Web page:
Foreign Policy

Playing word games while Iran builds bombs

Politicians sometimes use word games and bureaucratic trickery to stop initiatives they disagree with. The most recent example: Sen. Carl Levin’s (D-Mich.) June 6 letter to the head of the Missile Defense Agency (MDA).

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Workable way forward for Guantanamo

The House of Representatives will debate as early as this evening, June 13, whether to adopt an amendment introduced by Rep. Adam Smith (D-Wash.) to enact a comprehensive framework for closing Guantanamo as part of the annual defense bill.  Regardless of the final vote on this particular measure, the fact that Congress is finally having a serious debate about Guantanamo and that the president has pledged to work with Congress on the solution is a step in the right direction.

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Time to fix the AUMF

During the past decade, the United States has taken extraordinary measures in fighting terrorism all across the globe. Although the threats we face change continuously, the legal authority and framework the executive branch has relied on has remained the same for nearly twelve years.

The Authorization for the Use of Military Force (AUMF), passed immediately after the September 11, 2001 attacks, was a declaration of war against the people who attacked us. It gives the president immense power, including over the lives and liberties of American citizens, and doesn’t create much accountability. Since we now face a terror threat that is fundamentally different from the one we faced on 9/11, we must assess the AUMF’s continuing application and relevance, and whether it’s still necessary to fight terrorism.

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Trust this administration with immigration reform? Really?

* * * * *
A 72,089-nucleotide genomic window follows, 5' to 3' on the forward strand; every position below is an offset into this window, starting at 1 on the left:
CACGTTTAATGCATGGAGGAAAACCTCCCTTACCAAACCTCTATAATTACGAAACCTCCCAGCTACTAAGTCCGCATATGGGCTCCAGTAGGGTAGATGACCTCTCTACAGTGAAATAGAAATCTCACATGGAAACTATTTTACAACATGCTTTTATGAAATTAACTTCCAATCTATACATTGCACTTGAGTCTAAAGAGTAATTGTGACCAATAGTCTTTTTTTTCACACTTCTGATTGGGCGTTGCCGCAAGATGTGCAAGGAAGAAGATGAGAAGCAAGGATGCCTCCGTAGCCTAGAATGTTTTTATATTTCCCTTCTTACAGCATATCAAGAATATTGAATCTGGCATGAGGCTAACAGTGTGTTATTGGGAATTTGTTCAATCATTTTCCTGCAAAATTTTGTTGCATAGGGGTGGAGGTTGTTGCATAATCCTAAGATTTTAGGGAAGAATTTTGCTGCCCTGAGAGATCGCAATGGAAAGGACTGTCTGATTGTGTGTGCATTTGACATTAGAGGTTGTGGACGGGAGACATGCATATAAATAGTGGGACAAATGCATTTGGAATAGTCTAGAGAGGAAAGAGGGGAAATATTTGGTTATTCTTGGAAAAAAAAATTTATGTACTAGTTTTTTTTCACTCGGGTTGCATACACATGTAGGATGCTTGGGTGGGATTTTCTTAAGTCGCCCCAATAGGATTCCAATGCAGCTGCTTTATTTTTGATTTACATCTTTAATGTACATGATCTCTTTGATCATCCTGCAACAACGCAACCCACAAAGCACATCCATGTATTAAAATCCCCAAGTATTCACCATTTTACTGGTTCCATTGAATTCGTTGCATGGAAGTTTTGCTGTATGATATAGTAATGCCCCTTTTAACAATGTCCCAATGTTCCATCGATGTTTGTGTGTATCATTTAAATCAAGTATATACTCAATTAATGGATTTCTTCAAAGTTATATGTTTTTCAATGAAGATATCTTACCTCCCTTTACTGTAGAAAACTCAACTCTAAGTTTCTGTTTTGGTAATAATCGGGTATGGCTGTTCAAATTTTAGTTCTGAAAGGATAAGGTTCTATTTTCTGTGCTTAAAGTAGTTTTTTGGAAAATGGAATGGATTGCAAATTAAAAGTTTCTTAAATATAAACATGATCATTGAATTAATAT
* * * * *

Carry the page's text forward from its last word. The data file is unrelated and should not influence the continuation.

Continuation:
In recent days, Senator Rubio has expressed Americans' doubt in the Obama Administration's commitment to secure the border and faithfully enforce immigration pending reform legislation.  These concerns are inevitable given the administration's willingness to serially sacrifice immigration policy to politics.
 
The Department of Homeland Security has not only lost public confidence, but that of its own employees.  The union representing ICE agents issued a unanimous vote of no confidence in ICE Director John Morton and deemed DHS's immigration strategy a "law enforcement nightmare developed by the Administration to win votes at the expense of sound and responsible law enforcement policy."  ICE union president Chris Crane testified that DHS leadership inflates deportation totals and ordered ICE agents not to apprehend previously deported fugitives or aliens who illegally re-enter the United States.

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President Obama, national security, and human rights: A good speech does not make good policy

On May 21, President Obama gave a national security speech at the National Defense University.  In his speech, President Obama essentially reserved what he sees as a legal and moral right to continue to wage his preferred means of warfare without geographic or temporal limits.

President Obama wants the world to know that the deaths of innocent civilians are tragedies that will haunt him for the rest of his life. It is certainly reassuring to know that deaths of innocent people, killed by the President’s targeted killing program, make it more difficult for him to sleep at night.

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The long and winding road to nuclear security

Fifty years ago on June 10, 1963, President John F. Kennedy in this landmark American University commencement address, surprised the world by announcing the U.S. suspension of above-ground nuclear weapons testing. By the fall of 1963, the Limited Nuclear Test Ban Treaty (LTBT) which prohibits nuclear weapons testing in the atmosphere, underwater, or in space was signed and ratified by the U.S., Soviet Union and Great Britain.  Remarkably, this treaty followed immediately on the heels of the Cuban missile crisis where the U.S. and Soviet Union came to the brink of nuclear war.